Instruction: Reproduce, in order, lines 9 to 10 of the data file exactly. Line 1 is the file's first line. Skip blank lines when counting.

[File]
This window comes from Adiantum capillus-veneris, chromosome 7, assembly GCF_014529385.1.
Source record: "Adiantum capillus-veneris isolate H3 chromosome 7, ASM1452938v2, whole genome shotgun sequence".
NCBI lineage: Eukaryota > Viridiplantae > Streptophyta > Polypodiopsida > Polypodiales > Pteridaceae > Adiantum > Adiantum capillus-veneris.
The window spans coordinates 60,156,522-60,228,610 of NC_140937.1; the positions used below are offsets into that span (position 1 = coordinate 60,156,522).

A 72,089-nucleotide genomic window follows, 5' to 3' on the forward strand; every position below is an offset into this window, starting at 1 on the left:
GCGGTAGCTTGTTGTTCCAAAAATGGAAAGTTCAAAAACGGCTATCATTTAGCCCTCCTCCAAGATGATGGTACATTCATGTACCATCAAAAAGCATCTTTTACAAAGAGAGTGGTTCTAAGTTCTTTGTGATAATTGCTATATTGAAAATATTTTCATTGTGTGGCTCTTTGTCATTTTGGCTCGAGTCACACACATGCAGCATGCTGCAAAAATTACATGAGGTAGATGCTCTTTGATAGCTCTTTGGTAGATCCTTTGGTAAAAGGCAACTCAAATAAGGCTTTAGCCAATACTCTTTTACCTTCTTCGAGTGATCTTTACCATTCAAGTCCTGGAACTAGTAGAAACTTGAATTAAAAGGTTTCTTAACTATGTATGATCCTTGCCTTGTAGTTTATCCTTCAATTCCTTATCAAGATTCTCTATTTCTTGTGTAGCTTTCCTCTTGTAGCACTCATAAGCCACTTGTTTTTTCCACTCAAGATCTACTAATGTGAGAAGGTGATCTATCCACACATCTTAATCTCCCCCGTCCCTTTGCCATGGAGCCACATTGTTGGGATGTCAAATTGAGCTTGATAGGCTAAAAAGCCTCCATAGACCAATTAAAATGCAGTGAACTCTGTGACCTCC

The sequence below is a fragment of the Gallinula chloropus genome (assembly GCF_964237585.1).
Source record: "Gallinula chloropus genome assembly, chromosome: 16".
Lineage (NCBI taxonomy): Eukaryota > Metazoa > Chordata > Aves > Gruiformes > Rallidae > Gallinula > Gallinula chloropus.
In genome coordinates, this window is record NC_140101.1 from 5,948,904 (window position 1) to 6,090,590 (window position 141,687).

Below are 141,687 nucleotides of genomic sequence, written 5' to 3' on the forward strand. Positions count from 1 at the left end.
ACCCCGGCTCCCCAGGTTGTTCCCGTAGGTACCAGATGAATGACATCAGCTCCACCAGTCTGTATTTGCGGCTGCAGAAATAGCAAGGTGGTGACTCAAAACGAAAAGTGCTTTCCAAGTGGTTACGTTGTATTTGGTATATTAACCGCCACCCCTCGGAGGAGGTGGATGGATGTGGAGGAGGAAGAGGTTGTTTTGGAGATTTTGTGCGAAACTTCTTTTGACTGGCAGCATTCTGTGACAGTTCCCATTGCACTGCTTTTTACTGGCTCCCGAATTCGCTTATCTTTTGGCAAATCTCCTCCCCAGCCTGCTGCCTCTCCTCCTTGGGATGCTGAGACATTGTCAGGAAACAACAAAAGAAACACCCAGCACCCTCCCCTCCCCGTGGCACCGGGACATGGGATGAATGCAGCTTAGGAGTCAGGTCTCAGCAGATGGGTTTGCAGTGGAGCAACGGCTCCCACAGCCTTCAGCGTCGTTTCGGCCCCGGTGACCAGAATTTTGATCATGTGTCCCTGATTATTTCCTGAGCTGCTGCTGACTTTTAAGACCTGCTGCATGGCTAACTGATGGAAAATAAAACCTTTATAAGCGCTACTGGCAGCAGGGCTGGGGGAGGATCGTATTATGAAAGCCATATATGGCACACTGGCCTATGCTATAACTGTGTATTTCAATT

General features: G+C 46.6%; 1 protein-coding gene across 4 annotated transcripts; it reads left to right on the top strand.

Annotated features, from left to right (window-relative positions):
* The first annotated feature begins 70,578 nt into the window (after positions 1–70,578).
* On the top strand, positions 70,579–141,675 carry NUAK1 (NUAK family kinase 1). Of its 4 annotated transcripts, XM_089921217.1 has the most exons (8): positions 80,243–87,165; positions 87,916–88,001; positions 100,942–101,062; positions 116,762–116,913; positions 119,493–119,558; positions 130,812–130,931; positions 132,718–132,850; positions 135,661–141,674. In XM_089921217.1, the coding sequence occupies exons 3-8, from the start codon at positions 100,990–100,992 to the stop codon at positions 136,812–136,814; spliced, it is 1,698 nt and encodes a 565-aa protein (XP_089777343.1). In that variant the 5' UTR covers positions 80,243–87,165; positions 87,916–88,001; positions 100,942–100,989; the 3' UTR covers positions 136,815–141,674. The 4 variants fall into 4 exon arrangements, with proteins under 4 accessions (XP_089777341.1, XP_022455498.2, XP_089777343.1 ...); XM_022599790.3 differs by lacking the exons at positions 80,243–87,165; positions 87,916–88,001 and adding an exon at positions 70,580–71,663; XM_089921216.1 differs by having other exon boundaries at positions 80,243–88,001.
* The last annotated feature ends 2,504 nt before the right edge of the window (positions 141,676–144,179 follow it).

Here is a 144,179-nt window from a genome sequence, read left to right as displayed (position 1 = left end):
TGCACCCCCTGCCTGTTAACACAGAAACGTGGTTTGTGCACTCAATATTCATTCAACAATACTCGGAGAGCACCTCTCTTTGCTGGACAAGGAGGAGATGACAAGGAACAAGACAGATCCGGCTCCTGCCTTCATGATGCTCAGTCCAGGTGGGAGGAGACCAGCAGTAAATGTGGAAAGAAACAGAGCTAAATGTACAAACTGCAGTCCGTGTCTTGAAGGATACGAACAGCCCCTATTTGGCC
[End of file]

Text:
Lineage (NCBI taxonomy): Eukaryota > Metazoa > Chordata > Aves > Gruiformes > Rallidae > Gallinula > Gallinula chloropus.
In genome coordinates, this window is record NC_140101.1 from 5,948,904 (window position 1) to 6,090,590 (window position 141,687).